As the peak of the bat migration season draws near, Hays CISD officials are urging caution for students, parents and staff to avoid the animals if sighted at area campuses.
The warning comes after a group of teachers saw a bat flying around inside a school during daylight hours at a recent district meeting. Authorities were called and they successfully guided the bat out of the facility.
In November 2018, three students who noticed a bat during their playground period attempted to help the dead animal by picking it up. The children had to be given multiple rounds of rabies vaccinations but were otherwise uninjured.
Tim Savoy, Hays CISD chief communications officer, said district averages six to 10 bat sightings per year at various campuses.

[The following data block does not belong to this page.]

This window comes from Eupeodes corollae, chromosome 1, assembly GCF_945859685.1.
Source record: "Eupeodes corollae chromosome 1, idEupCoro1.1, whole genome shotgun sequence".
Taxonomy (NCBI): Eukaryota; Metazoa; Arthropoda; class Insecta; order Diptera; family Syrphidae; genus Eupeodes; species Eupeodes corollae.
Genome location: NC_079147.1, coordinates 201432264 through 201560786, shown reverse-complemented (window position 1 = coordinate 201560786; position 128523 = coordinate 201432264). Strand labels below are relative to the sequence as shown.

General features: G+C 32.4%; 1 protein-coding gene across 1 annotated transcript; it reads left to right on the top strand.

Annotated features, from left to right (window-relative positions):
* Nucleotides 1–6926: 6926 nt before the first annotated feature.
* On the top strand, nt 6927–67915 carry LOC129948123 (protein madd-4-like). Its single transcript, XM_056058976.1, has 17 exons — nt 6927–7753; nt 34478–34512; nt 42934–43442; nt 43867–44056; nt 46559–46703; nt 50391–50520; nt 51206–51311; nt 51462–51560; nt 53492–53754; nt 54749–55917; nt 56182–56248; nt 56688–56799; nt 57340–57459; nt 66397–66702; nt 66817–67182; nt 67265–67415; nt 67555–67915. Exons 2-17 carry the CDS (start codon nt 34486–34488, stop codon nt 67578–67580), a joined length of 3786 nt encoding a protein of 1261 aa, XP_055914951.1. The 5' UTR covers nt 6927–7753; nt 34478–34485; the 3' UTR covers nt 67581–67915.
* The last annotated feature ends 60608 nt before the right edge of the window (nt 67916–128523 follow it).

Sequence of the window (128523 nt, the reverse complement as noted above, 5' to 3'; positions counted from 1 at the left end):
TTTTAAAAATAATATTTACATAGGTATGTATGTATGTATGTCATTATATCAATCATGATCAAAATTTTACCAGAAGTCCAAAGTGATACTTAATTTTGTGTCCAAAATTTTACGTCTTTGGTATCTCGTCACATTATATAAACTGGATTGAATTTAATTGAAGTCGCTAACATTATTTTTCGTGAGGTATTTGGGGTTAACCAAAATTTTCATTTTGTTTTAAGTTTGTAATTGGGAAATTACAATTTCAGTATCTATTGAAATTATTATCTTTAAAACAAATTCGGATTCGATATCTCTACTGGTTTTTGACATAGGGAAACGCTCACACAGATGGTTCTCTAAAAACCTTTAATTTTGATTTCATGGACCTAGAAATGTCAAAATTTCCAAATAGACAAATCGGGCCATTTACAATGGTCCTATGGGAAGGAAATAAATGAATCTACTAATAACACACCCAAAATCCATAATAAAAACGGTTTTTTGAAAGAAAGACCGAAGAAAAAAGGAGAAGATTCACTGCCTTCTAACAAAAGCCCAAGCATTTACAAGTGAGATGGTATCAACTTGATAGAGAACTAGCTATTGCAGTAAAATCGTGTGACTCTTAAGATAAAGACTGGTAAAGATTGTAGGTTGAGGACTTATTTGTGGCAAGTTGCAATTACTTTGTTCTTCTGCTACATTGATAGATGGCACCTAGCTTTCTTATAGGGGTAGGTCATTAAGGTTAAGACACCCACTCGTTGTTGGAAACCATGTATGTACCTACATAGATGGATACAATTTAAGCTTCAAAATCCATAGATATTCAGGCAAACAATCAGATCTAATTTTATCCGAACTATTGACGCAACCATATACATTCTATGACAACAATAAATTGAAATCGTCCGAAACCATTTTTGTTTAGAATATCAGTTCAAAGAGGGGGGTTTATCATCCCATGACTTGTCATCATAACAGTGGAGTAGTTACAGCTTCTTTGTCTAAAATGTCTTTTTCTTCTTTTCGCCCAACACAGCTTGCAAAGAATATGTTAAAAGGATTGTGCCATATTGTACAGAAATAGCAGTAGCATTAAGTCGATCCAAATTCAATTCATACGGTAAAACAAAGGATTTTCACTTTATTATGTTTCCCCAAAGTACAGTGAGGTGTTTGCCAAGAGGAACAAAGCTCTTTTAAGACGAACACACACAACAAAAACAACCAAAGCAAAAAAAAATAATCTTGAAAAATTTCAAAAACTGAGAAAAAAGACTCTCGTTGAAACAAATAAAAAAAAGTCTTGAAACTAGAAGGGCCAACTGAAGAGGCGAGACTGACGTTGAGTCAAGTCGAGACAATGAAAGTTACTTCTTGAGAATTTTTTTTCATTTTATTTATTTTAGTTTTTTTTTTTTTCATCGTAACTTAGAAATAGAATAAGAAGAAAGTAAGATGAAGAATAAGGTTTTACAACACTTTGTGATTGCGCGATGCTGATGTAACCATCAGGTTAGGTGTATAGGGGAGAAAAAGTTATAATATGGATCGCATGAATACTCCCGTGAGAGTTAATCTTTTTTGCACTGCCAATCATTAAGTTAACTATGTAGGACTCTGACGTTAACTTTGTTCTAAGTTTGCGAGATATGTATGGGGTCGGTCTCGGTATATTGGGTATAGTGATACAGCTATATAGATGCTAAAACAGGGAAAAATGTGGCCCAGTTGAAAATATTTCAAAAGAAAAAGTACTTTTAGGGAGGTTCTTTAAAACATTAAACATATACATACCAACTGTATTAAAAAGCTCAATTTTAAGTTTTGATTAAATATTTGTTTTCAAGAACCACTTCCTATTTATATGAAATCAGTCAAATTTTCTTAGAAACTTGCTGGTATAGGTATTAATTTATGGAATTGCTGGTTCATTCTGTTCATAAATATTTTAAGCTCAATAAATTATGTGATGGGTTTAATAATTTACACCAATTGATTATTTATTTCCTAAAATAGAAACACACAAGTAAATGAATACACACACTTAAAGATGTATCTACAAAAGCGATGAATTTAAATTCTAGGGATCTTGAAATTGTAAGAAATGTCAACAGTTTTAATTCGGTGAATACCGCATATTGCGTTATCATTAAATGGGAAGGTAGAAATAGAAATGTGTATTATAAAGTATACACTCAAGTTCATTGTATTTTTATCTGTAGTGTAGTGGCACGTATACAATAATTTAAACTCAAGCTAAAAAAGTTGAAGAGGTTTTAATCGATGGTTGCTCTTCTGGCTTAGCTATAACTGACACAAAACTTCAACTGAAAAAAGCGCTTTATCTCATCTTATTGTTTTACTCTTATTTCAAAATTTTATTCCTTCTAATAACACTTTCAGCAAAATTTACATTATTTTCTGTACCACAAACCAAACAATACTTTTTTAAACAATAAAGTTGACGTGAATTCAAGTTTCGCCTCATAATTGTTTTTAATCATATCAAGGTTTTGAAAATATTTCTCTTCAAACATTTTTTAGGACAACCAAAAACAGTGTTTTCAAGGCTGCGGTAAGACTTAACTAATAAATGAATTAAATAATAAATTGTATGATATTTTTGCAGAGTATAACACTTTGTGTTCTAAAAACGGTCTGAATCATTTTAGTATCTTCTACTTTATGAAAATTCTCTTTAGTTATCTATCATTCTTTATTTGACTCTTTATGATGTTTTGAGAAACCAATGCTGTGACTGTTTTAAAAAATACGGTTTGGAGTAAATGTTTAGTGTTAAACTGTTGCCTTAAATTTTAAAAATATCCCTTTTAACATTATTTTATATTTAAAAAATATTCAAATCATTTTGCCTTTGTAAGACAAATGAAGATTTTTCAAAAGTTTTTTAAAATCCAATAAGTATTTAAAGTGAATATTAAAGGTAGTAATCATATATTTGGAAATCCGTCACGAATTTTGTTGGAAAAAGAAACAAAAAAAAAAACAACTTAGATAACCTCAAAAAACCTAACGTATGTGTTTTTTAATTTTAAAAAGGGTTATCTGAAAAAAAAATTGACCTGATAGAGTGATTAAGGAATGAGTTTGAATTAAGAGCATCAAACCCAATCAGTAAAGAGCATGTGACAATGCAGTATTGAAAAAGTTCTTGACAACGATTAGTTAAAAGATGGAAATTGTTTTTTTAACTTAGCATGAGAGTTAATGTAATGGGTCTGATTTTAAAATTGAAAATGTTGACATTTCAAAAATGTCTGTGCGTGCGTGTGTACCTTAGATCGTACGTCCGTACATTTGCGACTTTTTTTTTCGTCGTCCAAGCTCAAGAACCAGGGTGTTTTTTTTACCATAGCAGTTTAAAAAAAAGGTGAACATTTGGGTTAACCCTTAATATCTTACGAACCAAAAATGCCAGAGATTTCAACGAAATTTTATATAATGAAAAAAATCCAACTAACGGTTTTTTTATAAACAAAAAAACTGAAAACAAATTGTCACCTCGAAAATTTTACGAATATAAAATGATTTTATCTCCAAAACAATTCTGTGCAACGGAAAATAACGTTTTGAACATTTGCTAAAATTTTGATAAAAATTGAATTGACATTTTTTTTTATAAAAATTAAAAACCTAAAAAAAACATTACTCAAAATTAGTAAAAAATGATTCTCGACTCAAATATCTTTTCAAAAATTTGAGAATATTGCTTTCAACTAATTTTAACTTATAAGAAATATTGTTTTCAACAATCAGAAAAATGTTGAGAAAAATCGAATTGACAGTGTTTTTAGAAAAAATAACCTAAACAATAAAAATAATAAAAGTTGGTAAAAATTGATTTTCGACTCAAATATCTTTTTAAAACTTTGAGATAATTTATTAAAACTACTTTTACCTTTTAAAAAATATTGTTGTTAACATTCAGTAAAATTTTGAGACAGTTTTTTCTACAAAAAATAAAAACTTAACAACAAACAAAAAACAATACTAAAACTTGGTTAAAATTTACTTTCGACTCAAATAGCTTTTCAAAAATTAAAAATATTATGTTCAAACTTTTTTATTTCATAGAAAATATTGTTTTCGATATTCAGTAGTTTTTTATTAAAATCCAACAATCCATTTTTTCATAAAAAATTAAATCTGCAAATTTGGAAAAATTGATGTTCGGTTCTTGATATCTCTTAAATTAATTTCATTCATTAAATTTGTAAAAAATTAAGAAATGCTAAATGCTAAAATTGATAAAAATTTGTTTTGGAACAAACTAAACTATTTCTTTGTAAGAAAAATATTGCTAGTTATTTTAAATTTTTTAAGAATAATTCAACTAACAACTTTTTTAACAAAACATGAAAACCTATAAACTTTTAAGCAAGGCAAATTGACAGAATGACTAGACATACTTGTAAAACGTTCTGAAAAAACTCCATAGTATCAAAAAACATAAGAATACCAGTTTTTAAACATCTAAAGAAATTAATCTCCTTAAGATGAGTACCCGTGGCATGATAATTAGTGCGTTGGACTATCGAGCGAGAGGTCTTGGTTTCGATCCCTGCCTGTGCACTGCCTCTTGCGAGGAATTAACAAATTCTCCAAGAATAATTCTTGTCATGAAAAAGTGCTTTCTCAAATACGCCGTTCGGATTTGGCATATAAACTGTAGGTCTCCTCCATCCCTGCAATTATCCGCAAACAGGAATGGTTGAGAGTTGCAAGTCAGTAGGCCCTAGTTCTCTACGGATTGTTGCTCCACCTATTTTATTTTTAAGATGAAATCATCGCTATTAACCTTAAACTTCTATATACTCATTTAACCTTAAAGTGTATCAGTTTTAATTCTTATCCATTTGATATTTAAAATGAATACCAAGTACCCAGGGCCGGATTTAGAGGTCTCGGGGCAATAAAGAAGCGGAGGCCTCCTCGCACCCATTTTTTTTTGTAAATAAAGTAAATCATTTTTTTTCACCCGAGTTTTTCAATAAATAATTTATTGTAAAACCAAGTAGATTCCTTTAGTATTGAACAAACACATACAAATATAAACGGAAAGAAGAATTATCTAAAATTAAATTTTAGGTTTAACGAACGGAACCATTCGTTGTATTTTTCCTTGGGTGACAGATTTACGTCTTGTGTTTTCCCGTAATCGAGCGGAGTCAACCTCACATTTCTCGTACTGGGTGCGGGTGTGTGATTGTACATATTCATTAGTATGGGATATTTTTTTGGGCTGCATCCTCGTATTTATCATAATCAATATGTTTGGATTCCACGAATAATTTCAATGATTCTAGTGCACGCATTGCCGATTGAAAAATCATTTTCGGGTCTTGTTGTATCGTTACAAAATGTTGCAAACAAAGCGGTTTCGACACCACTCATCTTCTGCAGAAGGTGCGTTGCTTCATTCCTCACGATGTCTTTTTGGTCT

Officials said bats found at schools are Mexican Free-Tailed bats, which migrate to the Central Texas area to breed from February to August. During their stay, the bats have been known to make appearances under Austin bridges, the San Antonio Riverwalk and occasionally a Hays CISD playground.
When a bat is seen flying during daylight, or is found lying on a playground, officials say this is a sign the animal is sick or has died due to illness. Bats, which are nocturnal creatures, normally fly in groups in the nighttime hours, according to Texas Parks and Wildlife offiicals. When bats break their normal nocturnal patterns, experts say the bat might be rabid.
“We send out emails warning parents about the bat migration and encourage them to talk to their kids about safety,” said Hays CISD Chief Communication Officer Tim Savoy. “Kids will touch the bat, wanting to save it, and will later be scared to admit it. It’s important that they do.”
Officials said students are instructed to notify an adult if they see a live or a dead bat on campus. Parents and staff can call Hays County’s Animal Control to deal with the animal.